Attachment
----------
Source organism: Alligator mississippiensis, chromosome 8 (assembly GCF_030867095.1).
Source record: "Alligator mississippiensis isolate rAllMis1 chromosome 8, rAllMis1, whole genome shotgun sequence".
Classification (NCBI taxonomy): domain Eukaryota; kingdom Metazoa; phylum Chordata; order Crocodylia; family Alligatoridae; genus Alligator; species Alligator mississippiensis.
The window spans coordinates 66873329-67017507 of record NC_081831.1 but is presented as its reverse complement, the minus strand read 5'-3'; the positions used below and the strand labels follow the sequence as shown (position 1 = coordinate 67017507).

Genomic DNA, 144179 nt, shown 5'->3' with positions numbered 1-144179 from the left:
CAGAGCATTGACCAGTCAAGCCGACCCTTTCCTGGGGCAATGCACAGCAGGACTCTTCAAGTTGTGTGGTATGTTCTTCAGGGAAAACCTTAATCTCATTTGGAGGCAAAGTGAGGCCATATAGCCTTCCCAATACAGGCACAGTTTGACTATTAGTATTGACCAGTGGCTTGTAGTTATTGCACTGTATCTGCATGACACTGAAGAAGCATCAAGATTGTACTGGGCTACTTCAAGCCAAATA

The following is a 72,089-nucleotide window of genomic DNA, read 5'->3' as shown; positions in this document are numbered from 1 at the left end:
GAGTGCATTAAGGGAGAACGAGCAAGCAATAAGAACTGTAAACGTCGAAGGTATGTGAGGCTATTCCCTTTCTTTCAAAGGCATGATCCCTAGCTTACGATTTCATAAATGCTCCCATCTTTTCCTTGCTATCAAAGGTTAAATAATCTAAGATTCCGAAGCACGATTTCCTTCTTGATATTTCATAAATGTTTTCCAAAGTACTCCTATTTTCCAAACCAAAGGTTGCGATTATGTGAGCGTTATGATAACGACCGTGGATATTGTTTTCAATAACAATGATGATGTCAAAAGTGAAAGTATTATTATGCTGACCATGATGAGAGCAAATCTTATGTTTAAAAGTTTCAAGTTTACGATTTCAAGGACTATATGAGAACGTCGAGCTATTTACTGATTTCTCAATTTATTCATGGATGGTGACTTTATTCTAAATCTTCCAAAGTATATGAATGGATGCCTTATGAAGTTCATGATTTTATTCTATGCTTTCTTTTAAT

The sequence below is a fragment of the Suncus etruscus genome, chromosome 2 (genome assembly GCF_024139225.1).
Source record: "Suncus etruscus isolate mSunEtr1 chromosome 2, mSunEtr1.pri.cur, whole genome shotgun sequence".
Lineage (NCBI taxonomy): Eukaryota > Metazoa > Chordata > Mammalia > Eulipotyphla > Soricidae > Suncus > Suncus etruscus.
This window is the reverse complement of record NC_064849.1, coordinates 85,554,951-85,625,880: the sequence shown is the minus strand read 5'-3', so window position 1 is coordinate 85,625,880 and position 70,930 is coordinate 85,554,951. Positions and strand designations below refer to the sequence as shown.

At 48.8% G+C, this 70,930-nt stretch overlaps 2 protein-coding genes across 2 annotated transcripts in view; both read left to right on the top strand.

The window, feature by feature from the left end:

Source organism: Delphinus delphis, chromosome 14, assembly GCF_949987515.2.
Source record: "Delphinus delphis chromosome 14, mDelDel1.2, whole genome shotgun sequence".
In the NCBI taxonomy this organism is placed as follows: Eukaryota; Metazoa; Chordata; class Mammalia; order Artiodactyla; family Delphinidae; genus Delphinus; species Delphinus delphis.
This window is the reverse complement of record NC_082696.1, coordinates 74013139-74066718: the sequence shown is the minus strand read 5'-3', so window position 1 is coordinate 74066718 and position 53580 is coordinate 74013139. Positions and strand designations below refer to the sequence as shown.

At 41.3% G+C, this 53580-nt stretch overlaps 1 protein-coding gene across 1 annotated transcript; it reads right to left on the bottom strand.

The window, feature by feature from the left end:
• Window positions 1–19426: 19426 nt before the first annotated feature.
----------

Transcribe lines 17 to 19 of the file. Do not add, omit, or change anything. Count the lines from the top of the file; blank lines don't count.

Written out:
In the NCBI taxonomy this organism is placed as follows: Eukaryota; Metazoa; Chordata; class Mammalia; order Artiodactyla; family Delphinidae; genus Delphinus; species Delphinus delphis.
This window is the reverse complement of record NC_082696.1, coordinates 74013139-74066718: the sequence shown is the minus strand read 5'-3', so window position 1 is coordinate 74066718 and position 53580 is coordinate 74013139. Positions and strand designations below refer to the sequence as shown.

At 41.3% G+C, this 53580-nt stretch overlaps 1 protein-coding gene across 1 annotated transcript; it reads right to left on the bottom strand.